FLIR Systems, Inc. introduced it has received a contract price as much as $8.0 million from the United States Defense Threat Reduction Agency’s Joint Science and Technology Office (DTRA JSTO) to quickly develop next-generation chemical detection options based mostly on ion mobility spectrometry (IMS) and mass spectrometry (MS) expertise.

FLIR will crew with Purdue University to advance their cutting-edge analysis in ion mobility design and two-dimensional mass spectrometry (2D MS/MS) right into a modular, versatile platform system for chemical detection. The platform shall be fielded as a light-weight, person-portable sensor for downrange chemical screening, as a sensor payload for unmanned platforms, and as an embedded real-time monitor for chemical releases. The program’s objective is to supply warfighters with smaller, sooner, extra interconnected chemical detection and identification instruments for use in a variety of situations.

“We’re proud to have the opportunity to lead this effort to develop and deliver innovative point-sensing technology for use on the frontlines,” mentioned Dr. David Cullin, vice chairman within the Sensors enterprise at FLIR. “Speedy and accurate chemical classification is paramount to countering these dangerous threats. We’re excited to work with Purdue University on a system that will provide our Soldiers, Sailors, Airmen, and Marines with life-saving solutions.”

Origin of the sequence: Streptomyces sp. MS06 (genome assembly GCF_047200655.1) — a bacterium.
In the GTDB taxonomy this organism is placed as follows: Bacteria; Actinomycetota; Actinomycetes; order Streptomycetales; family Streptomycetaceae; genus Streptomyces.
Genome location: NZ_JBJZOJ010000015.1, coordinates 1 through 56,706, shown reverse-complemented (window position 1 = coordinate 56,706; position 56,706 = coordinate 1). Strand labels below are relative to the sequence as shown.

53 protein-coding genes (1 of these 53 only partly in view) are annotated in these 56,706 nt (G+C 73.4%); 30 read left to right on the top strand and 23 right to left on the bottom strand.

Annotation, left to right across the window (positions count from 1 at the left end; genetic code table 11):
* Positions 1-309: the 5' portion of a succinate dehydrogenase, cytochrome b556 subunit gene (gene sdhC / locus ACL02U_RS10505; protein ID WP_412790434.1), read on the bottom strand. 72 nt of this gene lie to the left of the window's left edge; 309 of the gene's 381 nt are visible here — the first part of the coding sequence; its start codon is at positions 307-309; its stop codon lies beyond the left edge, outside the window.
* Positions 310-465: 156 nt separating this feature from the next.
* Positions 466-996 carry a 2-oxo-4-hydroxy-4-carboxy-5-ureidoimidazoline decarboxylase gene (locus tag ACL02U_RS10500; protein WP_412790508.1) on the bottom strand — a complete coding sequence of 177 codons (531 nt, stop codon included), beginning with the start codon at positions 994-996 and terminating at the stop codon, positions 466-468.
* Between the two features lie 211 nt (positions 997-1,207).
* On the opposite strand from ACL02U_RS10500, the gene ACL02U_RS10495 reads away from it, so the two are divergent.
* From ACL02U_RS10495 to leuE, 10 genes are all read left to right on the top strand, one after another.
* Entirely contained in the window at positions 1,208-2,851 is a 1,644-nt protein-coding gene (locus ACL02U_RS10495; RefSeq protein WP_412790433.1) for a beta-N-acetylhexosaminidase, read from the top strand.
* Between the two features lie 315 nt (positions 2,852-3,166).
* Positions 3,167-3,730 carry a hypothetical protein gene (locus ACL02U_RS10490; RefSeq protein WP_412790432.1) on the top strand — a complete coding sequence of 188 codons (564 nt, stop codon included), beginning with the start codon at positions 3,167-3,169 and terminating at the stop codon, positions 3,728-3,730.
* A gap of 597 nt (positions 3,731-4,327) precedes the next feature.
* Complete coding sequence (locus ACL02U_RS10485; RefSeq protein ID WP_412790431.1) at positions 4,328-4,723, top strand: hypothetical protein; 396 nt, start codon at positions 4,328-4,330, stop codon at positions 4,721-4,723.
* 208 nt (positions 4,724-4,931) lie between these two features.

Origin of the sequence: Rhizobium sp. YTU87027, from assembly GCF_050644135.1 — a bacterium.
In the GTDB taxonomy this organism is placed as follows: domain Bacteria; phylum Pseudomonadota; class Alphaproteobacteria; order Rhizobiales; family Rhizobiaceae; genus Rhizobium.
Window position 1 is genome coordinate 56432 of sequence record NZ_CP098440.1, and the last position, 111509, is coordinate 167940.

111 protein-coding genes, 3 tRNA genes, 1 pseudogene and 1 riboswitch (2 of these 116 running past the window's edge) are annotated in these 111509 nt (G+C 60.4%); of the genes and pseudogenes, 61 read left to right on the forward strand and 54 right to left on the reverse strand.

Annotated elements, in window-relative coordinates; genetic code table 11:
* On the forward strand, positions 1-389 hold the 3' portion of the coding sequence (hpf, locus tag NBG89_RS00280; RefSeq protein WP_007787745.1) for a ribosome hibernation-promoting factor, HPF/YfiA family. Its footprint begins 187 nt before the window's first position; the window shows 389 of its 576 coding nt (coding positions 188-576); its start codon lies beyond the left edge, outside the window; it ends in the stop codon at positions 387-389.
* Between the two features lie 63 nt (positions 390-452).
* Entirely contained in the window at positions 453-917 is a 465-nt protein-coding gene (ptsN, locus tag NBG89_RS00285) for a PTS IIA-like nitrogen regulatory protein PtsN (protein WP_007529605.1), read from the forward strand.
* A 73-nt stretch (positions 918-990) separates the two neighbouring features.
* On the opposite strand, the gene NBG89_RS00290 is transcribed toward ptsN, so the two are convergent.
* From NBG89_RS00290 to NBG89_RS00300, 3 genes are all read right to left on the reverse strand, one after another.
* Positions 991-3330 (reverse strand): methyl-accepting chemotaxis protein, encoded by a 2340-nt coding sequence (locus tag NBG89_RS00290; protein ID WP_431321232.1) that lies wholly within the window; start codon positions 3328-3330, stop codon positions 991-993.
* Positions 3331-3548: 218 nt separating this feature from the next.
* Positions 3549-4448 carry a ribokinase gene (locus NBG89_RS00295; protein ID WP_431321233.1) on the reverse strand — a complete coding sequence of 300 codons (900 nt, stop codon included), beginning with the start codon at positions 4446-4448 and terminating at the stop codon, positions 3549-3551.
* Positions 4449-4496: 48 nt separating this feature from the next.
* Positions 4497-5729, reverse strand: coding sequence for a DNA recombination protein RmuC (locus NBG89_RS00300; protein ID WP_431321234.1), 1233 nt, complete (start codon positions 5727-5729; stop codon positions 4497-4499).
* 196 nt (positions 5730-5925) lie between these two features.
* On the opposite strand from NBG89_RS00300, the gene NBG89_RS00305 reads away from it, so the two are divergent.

The IMS/MS venture will leverage current improvements from FLIR and Purdue to additional develop compact {hardware} with novel MS scanning strategies that permit way more chemical identification knowledge to be collected from a single pattern evaluation. The work additionally has the potential to vary the paradigm of fielded chemical detection by eradicating the necessity for pre-recorded knowledge libraries of identified threats. Advanced algorithms will allow variants of threats that haven’t been seen earlier than to be quickly categorised and recognized. The full system additionally will embrace modular front-ends to facilitate wider sampling evaluation, in addition to a number of choices for communication protocols, energy inputs, and different hyperlinks to assist a broad vary of detection missions.

The three-year effort, consisting of a one-year base interval adopted by two one-year choices, will end in a mature built-in IMS/MS prototype prepared for transition to an acquisition Program of Record. Work shall be carried out at Purdue University and at FLIR amenities in West Lafayette, Indiana.

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